“[Observing Saum (fasts)] for a fixed number of days, but if any of you is ill or on a journey, the same number (should be made up) from other days. And as for those who can fast with difficulty, (e.g. an old man, etc.), they have (a choice either to fast or) to feed a Miskeen (poor person) (for every day). But whoever does good of his own accord, it is better for him. And that you fast, it is better for you if only you know.” [Surah Al-Baqarah (2) : 184]
The Month of the Quran, Guidance, Gratitude and Generosity
“The month of Ramadan in which was revealed the Quran, a guidance for mankind and clear proofs for the guidance and the criterion (between right and wrong). So whoever of you sights (the crescent on the first night of) the month (of Ramadan i.e. is present at his home), he must observe Saum (fasts) that month, and whoever is ill or on a journey, the same number [of days which one did not observe Saum (fasts) must be made up] from other days. Allah intends for you ease, and He does not want to make things difficult for you. (He wants that you) must complete the same number (of days), and that you must magnify Allah [i.e. to say Takbir (Allahu-Akbar; Allah is the Most Great) on seeing the crescent of the months of Ramadan and Shawwal] for having guided you so that you may be grateful to Him.” [Surah Al-Baqarah (2) : 185]
كان رسول الله صلى الله عليه وسلم أجود الناس ، وكان أجود ما يكون في رمضان حين يلقاه جبريل ، وكان يلقاه في كل ليلة من رمضان فيدارسه القرآن ، فلرسول الله صلى الله عليه وسلم أجود بالخير من الريح المرسلة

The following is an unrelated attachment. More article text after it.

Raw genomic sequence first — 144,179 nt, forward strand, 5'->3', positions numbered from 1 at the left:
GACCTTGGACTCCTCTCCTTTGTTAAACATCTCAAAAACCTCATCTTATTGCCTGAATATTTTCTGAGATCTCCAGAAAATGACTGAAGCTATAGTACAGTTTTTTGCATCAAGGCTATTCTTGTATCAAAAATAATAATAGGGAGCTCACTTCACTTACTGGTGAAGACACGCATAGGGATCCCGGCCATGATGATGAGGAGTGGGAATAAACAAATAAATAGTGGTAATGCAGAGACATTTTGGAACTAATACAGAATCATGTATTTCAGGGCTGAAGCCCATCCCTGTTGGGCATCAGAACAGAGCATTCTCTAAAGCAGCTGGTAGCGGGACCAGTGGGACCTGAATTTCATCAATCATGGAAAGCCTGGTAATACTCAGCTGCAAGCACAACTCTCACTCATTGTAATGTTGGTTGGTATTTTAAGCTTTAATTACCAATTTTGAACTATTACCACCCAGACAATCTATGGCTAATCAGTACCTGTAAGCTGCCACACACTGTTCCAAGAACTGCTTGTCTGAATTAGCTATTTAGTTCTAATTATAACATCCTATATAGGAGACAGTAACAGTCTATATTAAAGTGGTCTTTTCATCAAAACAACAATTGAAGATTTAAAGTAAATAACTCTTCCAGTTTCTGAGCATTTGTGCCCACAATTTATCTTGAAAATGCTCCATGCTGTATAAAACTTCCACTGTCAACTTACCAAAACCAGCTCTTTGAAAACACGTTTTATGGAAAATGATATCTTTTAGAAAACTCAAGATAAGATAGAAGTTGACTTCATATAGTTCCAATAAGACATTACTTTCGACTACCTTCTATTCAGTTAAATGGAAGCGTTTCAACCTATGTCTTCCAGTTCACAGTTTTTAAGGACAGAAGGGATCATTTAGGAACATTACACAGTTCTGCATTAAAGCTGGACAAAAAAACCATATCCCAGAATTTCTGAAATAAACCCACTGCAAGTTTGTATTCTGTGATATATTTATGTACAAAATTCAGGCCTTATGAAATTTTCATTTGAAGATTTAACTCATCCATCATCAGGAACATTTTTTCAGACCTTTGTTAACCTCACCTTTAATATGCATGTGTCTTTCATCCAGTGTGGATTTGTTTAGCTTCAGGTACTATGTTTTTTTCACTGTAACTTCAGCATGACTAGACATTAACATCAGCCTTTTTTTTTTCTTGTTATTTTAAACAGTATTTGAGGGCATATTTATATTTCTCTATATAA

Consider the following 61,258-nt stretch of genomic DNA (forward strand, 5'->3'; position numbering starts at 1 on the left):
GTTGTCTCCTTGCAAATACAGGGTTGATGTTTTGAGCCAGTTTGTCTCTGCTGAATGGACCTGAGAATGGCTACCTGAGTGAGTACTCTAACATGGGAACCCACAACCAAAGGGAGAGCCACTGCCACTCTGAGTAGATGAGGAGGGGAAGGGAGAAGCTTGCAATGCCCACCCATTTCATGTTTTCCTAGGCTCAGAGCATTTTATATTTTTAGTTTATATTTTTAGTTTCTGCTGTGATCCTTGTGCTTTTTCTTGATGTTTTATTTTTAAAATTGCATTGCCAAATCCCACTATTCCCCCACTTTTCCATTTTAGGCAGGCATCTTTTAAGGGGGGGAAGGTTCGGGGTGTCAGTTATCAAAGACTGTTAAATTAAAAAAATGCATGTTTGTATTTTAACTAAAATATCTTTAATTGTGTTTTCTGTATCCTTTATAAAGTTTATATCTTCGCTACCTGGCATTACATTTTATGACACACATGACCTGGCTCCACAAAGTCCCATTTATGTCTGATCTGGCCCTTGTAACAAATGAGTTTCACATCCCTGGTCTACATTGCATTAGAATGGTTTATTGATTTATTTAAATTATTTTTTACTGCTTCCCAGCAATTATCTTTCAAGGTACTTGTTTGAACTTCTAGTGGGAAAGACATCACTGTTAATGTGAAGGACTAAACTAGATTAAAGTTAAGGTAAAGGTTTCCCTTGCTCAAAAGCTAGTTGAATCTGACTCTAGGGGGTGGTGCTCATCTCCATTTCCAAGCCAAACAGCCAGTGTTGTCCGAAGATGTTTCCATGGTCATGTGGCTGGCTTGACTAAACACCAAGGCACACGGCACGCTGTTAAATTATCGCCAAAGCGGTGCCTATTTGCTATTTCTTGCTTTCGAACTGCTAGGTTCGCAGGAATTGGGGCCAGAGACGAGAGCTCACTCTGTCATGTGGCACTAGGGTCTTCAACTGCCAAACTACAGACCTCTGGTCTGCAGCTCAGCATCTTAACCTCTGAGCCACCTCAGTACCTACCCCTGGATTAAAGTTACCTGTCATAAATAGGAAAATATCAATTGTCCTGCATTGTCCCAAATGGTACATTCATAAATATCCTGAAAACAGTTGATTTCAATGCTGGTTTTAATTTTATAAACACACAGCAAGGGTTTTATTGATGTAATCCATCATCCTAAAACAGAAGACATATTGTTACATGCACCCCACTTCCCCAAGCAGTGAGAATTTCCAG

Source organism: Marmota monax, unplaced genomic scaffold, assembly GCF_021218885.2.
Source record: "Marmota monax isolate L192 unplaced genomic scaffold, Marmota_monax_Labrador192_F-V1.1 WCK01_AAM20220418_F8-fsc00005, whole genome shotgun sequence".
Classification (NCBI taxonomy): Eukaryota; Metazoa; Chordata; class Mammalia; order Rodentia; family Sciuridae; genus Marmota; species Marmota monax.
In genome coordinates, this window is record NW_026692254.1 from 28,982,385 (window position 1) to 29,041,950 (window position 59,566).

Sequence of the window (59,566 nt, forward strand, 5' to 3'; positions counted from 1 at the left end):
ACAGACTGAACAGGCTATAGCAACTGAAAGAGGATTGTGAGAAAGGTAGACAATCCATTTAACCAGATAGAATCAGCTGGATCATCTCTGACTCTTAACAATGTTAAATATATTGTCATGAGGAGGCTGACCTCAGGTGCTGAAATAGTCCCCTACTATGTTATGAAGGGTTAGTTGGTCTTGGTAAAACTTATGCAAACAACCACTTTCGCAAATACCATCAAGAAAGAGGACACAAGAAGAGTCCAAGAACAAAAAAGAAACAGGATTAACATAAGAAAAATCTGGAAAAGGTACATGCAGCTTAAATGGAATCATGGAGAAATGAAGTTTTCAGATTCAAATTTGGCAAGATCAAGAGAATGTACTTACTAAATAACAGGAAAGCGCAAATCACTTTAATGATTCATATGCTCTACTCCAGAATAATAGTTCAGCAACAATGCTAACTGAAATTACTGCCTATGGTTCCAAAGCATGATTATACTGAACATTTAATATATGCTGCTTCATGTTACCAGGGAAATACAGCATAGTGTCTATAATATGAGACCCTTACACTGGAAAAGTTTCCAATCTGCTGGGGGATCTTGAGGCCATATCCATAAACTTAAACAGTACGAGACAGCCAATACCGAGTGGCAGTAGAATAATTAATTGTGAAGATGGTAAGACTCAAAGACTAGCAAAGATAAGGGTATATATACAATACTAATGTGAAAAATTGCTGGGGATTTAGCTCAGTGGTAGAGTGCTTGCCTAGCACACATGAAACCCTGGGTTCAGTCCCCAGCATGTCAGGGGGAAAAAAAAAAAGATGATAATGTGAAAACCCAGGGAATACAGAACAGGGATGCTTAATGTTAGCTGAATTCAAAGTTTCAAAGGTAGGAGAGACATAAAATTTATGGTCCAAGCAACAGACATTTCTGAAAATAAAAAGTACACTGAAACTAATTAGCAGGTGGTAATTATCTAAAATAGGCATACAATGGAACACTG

Narrated Ibn Abbas (radiallahu anhu): Allah’s Messenger (salallahu alaihi wasallam) was the most generous of all the people, and he used to reach the peak in generosity in the month of Ramadan when Jibreel* met him. Jibreel used to meet him every night of Ramadan to teach him the Quran. Allah’s Messenger (salallahu alaihi wasallam) was the most generous person, even more generous than the strong uncontrollable wind (in readiness and haste to do charitable deeds). [Sahih Al-Bukhari, Volume No. 1, Hadeeth No. 5]
[*For those new to Islam, Jibreel = Gabriel (the angel).]
The Month of Tawheed (worshipping Allah alone) and Dua (supplication)
“And when My slaves ask you (O Muhammad) concerning Me, then I am indeed near (to them by My Knowledge). I respond to the invocations of the supplicant when he calls on Me (without any mediator or intercessor). So let them obey Me and believe in Me, so that they may be led aright.” [Surah Al-Baqarah (2) : 186]